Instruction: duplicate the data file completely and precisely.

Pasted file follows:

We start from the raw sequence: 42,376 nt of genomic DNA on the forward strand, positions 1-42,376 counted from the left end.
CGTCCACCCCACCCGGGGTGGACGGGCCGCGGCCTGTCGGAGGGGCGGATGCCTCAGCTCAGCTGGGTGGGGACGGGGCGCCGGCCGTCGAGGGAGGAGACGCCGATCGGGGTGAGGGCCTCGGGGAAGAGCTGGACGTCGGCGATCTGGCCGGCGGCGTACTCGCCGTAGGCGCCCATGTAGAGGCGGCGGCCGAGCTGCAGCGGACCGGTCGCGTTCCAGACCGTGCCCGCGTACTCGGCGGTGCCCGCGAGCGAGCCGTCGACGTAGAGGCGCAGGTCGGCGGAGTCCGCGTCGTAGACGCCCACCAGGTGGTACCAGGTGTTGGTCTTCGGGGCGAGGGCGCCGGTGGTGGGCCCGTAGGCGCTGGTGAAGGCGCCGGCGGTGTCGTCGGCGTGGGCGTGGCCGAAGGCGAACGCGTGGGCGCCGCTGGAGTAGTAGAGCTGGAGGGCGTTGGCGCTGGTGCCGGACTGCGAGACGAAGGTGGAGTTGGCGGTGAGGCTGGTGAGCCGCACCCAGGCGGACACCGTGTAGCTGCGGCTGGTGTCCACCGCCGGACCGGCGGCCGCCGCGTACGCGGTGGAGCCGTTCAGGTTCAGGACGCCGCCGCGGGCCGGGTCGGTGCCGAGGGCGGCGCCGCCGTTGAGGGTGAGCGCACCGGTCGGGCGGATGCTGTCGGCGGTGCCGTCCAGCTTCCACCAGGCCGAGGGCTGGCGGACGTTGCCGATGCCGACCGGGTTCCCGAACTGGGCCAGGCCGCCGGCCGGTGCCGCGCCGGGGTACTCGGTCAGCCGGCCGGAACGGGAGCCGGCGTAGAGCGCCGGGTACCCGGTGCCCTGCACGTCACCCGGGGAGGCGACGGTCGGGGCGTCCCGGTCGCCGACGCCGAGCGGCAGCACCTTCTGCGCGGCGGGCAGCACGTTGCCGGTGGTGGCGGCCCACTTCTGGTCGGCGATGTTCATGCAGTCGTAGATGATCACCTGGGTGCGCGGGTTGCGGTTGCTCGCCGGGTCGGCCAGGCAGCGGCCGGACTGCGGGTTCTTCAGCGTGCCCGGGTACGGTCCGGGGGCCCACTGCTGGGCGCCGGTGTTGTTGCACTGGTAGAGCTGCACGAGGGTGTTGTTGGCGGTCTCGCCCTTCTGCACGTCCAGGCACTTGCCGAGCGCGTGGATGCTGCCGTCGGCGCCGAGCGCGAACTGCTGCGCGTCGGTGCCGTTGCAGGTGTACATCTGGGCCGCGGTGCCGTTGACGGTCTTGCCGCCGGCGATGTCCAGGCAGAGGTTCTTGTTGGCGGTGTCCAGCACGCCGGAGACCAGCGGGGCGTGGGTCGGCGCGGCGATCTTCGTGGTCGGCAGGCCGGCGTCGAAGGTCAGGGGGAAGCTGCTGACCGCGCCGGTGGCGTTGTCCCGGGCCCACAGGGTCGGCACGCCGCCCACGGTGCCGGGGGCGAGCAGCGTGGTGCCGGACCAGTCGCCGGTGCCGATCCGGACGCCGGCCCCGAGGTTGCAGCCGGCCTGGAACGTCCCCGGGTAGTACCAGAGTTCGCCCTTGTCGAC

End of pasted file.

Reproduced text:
We start from the raw sequence: 42,376 nt of genomic DNA on the forward strand, positions 1-42,376 counted from the left end.
CGTCCACCCCACCCGGGGTGGACGGGCCGCGGCCTGTCGGAGGGGCGGATGCCTCAGCTCAGCTGGGTGGGGACGGGGCGCCGGCCGTCGAGGGAGGAGACGCCGATCGGGGTGAGGGCCTCGGGGAAGAGCTGGACGTCGGCGATCTGGCCGGCGGCGTACTCGCCGTAGGCGCCCATGTAGAGGCGGCGGCCGAGCTGCAGCGGACCGGTCGCGTTCCAGACCGTGCCCGCGTACTCGGCGGTGCCCGCGAGCGAGCCGTCGACGTAGAGGCGCAGGTCGGCGGAGTCCGCGTCGTAGACGCCCACCAGGTGGTACCAGGTGTTGGTCTTCGGGGCGAGGGCGCCGGTGGTGGGCCCGTAGGCGCTGGTGAAGGCGCCGGCGGTGTCGTCGGCGTGGGCGTGGCCGAAGGCGAACGCGTGGGCGCCGCTGGAGTAGTAGAGCTGGAGGGCGTTGGCGCTGGTGCCGGACTGCGAGACGAAGGTGGAGTTGGCGGTGAGGCTGGTGAGCCGCACCCAGGCGGACACCGTGTAGCTGCGGCTGGTGTCCACCGCCGGACCGGCGGCCGCCGCGTACGCGGTGGAGCCGTTCAGGTTCAGGACGCCGCCGCGGGCCGGGTCGGTGCCGAGGGCGGCGCCGCCGTTGAGGGTGAGCGCACCGGTCGGGCGGATGCTGTCGGCGGTGCCGTCCAGCTTCCACCAGGCCGAGGGCTGGCGGACGTTGCCGATGCCGACCGGGTTCCCGAACTGGGCCAGGCCGCCGGCCGGTGCCGCGCCGGGGTACTCGGTCAGCCGGCCGGAACGGGAGCCGGCGTAGAGCGCCGGGTACCCGGTGCCCTGCACGTCACCCGGGGAGGCGACGGTCGGGGCGTCCCGGTCGCCGACGCCGAGCGGCAGCACCTTCTGCGCGGCGGGCAGCACGTTGCCGGTGGTGGCGGCCCACTTCTGGTCGGCGATGTTCATGCAGTCGTAGATGATCACCTGGGTGCGCGGGTTGCGGTTGCTCGCCGGGTCGGCCAGGCAGCGGCCGGACTGCGGGTTCTTCAGCGTGCCCGGGTACGGTCCGGGGGCCCACTGCTGGGCGCCGGTGTTGTTGCACTGGTAGAGCTGCACGAGGGTGTTGTTGGCGGTCTCGCCCTTCTGCACGTCCAGGCACTTGCCGAGCGCGTGGATGCTGCCGTCGGCGCCGAGCGCGAACTGCTGCGCGTCGGTGCCGTTGCAGGTGTACATCTGGGCCGCGGTGCCGTTGACGGTCTTGCCGCCGGCGATGTCCAGGCAGAGGTTCTTGTTGGCGGTGTCCAGCACGCCGGAGACCAGCGGGGCGTGGGTCGGCGCGGCGATCTTCGTGGTCGGCAGGCCGGCGTCGAAGGTCAGGGGGAAGCTGCTGACCGCGCCGGTGGCGTTGTCCCGGGCCCACAGGGTCGGCACGCCGCCCACGGTGCCGGGGGCGAGCAGCGTGGTGCCGGACCAGTCGCCGGTGCCGATCCGGACGCCGGCCCCGAGGTTGCAGCCGGCCTGGAACGTCCCCGGGTAGTACCAGAGTTCGCCCTTGTCGAC